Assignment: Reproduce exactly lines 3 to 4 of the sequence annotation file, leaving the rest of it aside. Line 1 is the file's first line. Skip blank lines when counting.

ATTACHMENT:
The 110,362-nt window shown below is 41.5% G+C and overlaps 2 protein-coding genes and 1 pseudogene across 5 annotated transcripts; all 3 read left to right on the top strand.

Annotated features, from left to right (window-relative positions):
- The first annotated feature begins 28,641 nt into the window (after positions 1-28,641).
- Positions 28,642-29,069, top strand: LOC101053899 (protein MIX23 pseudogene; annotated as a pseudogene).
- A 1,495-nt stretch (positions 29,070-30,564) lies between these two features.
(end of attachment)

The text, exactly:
- The first annotated feature begins 28,641 nt into the window (after positions 1-28,641).
- Positions 28,642-29,069, top strand: LOC101053899 (protein MIX23 pseudogene; annotated as a pseudogene).